FIG. 16A shows a top view of the underside of the container cover 402, with a relative position of a perimeter 410 of the storage container 204 indicated in dashed lines. Evenly distributed air venting spacers 406 are shown to space the container cover 402 from the perimeter 410 of the storage container 204. FIG. 16B shows a side view of the container cover 402 with spacers 406, including a detail view of the vent path VP that allows the interior of the vessel of the storage container 204 to vent and release pressure to the exterior of the container 204. As shown in the enlarged portion of FIG. 16B, the air venting spacers 406 can be attached to the underside of the container cover 402, where a bottom surface 406A of the spacer 406 rests on the container 204 to support the container cover 402 above the upper rim 204A of the storage container 204. Thus, a vent is formed in the space between the underside of the container cover 402 and the top rim 204A of the container 204. The vent may equalize the pressure in the space above the water level with the ambient pressure. However, it may not be necessary for the space above the water level to be completely equalized, and there may be some remaining vapor pressure in the space above the water level. However, in preferred embodiments, the total area of the vent should be sufficiently large to make the over-pressure above the water level negligible as compared to the accuracy level of the measuring device. According to embodiments, the required vent area can be determined by the expected maximum gas mixture mass in the container 204 (i.e., at the lowest water level) and expected maximum water level rise rate. To minimize cooling water and foreign debris from getting into the container 204, a substantially vertical wall or lip 412 can extend downward from the cover's circumference, as shown in FIG. 16B. Other alternatives can be used to achieve the same venting and shielding effect.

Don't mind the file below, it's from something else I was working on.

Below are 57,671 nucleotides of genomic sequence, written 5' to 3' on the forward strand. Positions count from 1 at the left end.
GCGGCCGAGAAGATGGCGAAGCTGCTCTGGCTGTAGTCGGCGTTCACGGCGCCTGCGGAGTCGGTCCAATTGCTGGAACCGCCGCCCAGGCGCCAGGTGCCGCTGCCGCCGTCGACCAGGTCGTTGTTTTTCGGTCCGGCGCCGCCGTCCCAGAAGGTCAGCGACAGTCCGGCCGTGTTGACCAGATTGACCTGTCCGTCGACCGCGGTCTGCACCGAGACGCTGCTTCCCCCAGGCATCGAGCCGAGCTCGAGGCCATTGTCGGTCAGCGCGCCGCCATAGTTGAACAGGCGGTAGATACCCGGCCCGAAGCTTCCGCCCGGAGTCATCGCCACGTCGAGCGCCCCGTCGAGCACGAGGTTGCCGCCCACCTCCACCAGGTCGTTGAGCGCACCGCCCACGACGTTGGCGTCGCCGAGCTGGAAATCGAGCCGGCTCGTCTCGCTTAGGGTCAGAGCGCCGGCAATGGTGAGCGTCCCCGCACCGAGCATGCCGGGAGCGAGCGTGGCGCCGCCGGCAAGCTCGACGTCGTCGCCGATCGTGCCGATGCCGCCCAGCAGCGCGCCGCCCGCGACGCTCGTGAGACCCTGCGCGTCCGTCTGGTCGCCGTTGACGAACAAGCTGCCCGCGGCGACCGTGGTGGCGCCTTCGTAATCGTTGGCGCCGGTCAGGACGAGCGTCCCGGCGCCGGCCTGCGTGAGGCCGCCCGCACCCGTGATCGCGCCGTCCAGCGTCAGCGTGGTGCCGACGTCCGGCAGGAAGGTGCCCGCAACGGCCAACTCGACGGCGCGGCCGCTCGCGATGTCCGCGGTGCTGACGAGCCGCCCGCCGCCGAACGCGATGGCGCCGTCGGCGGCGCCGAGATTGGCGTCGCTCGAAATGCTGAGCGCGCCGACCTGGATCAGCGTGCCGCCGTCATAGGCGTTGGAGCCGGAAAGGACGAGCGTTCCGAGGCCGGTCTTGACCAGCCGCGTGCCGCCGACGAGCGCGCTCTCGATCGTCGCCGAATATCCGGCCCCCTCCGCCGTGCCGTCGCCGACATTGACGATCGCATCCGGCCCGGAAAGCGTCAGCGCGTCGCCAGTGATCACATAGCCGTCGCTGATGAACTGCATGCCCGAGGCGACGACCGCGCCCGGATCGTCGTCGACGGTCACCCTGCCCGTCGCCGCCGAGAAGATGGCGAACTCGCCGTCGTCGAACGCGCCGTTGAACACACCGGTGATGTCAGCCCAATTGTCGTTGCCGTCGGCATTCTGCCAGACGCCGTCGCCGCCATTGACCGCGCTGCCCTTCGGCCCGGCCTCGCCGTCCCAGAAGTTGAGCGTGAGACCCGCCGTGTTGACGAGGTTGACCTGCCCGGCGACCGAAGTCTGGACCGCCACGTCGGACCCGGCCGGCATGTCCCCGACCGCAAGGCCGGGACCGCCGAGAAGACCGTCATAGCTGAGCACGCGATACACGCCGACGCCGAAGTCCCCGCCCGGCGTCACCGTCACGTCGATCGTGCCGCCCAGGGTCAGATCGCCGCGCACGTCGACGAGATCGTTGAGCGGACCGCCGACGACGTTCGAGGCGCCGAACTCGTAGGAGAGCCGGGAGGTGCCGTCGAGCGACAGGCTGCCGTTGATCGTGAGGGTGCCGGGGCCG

Besides the above venting measures, the following two provisions can also be considered in designing the water collection device 200.

Because the water flow from the horizontal fluid collection pan 202 to its corresponding storage container 204 is governed by gravity, the pan's top cross-sectional area, volume, height and drain opening may be coordinated for the expected maximum water flux realized in the pan 202.

Furthermore, sufficiently tall, substantially vertical lips 420 located at the ridges between pans (see, e.g., FIG. 14) may be provided to prevent high momentum water sprays from splashing water from one pan to adjacent pans, to ensure that the water flux measurement reflects the actual water distribution to the respective horizontal fluid collection pan.